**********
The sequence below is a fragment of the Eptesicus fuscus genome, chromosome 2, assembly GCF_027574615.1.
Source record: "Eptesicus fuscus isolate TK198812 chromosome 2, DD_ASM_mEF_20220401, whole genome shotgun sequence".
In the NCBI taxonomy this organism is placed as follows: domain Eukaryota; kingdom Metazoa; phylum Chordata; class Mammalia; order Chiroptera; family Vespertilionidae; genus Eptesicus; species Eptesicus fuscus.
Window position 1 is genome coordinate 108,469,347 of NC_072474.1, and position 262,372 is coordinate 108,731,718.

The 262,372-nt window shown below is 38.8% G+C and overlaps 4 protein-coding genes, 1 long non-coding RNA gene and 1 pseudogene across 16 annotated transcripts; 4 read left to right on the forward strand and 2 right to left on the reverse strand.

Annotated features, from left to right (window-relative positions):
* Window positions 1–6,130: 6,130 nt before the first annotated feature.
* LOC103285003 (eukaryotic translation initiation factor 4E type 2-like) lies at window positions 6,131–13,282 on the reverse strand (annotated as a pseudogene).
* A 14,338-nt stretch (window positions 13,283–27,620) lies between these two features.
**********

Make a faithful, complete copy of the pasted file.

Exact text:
The sequence below is a fragment of the Eptesicus fuscus genome, chromosome 2, assembly GCF_027574615.1.
Source record: "Eptesicus fuscus isolate TK198812 chromosome 2, DD_ASM_mEF_20220401, whole genome shotgun sequence".
In the NCBI taxonomy this organism is placed as follows: domain Eukaryota; kingdom Metazoa; phylum Chordata; class Mammalia; order Chiroptera; family Vespertilionidae; genus Eptesicus; species Eptesicus fuscus.
Window position 1 is genome coordinate 108,469,347 of NC_072474.1, and position 262,372 is coordinate 108,731,718.

The 262,372-nt window shown below is 38.8% G+C and overlaps 4 protein-coding genes, 1 long non-coding RNA gene and 1 pseudogene across 16 annotated transcripts; 4 read left to right on the forward strand and 2 right to left on the reverse strand.

Annotated features, from left to right (window-relative positions):
* Window positions 1–6,130: 6,130 nt before the first annotated feature.
* LOC103285003 (eukaryotic translation initiation factor 4E type 2-like) lies at window positions 6,131–13,282 on the reverse strand (annotated as a pseudogene).
* A 14,338-nt stretch (window positions 13,283–27,620) lies between these two features.